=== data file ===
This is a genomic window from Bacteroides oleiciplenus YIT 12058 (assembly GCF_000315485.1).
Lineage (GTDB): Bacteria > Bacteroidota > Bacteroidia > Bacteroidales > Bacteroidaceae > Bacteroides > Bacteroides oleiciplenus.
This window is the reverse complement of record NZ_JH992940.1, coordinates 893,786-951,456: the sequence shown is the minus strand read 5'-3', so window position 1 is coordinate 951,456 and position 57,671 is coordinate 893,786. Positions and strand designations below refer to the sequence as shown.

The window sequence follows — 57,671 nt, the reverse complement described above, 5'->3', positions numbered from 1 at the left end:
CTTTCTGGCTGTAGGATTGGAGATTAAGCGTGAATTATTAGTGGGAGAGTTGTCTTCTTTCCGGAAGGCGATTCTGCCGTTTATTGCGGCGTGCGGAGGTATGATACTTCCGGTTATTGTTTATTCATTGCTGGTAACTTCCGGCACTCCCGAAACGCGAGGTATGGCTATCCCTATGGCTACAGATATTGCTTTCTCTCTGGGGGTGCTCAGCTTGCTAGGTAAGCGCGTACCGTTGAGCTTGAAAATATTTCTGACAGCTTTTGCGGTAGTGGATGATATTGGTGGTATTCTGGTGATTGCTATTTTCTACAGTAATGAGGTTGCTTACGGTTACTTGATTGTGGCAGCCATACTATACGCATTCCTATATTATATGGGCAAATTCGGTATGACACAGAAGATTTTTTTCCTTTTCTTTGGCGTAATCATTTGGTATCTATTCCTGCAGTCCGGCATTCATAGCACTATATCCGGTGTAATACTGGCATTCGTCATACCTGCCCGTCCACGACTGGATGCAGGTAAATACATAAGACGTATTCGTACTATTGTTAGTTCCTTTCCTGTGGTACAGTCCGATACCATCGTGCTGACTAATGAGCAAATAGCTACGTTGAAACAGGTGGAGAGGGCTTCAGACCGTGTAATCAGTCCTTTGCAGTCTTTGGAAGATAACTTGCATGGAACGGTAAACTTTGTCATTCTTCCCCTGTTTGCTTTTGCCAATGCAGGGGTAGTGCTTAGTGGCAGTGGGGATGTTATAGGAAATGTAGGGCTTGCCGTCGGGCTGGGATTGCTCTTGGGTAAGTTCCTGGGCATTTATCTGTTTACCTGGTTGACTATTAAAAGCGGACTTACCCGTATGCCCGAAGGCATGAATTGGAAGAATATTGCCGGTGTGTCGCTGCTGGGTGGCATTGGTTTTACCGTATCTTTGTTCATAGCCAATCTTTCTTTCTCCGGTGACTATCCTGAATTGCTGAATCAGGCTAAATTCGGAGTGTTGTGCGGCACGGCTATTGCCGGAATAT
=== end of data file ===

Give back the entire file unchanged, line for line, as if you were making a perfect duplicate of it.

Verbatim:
This is a genomic window from Bacteroides oleiciplenus YIT 12058 (assembly GCF_000315485.1).
Lineage (GTDB): Bacteria > Bacteroidota > Bacteroidia > Bacteroidales > Bacteroidaceae > Bacteroides > Bacteroides oleiciplenus.
This window is the reverse complement of record NZ_JH992940.1, coordinates 893,786-951,456: the sequence shown is the minus strand read 5'-3', so window position 1 is coordinate 951,456 and position 57,671 is coordinate 893,786. Positions and strand designations below refer to the sequence as shown.

The window sequence follows — 57,671 nt, the reverse complement described above, 5'->3', positions numbered from 1 at the left end:
CTTTCTGGCTGTAGGATTGGAGATTAAGCGTGAATTATTAGTGGGAGAGTTGTCTTCTTTCCGGAAGGCGATTCTGCCGTTTATTGCGGCGTGCGGAGGTATGATACTTCCGGTTATTGTTTATTCATTGCTGGTAACTTCCGGCACTCCCGAAACGCGAGGTATGGCTATCCCTATGGCTACAGATATTGCTTTCTCTCTGGGGGTGCTCAGCTTGCTAGGTAAGCGCGTACCGTTGAGCTTGAAAATATTTCTGACAGCTTTTGCGGTAGTGGATGATATTGGTGGTATTCTGGTGATTGCTATTTTCTACAGTAATGAGGTTGCTTACGGTTACTTGATTGTGGCAGCCATACTATACGCATTCCTATATTATATGGGCAAATTCGGTATGACACAGAAGATTTTTTTCCTTTTCTTTGGCGTAATCATTTGGTATCTATTCCTGCAGTCCGGCATTCATAGCACTATATCCGGTGTAATACTGGCATTCGTCATACCTGCCCGTCCACGACTGGATGCAGGTAAATACATAAGACGTATTCGTACTATTGTTAGTTCCTTTCCTGTGGTACAGTCCGATACCATCGTGCTGACTAATGAGCAAATAGCTACGTTGAAACAGGTGGAGAGGGCTTCAGACCGTGTAATCAGTCCTTTGCAGTCTTTGGAAGATAACTTGCATGGAACGGTAAACTTTGTCATTCTTCCCCTGTTTGCTTTTGCCAATGCAGGGGTAGTGCTTAGTGGCAGTGGGGATGTTATAGGAAATGTAGGGCTTGCCGTCGGGCTGGGATTGCTCTTGGGTAAGTTCCTGGGCATTTATCTGTTTACCTGGTTGACTATTAAAAGCGGACTTACCCGTATGCCCGAAGGCATGAATTGGAAGAATATTGCCGGTGTGTCGCTGCTGGGTGGCATTGGTTTTACCGTATCTTTGTTCATAGCCAATCTTTCTTTCTCCGGTGACTATCCTGAATTGCTGAATCAGGCTAAATTCGGAGTGTTGTGCGGCACGGCTATTGCCGGAATAT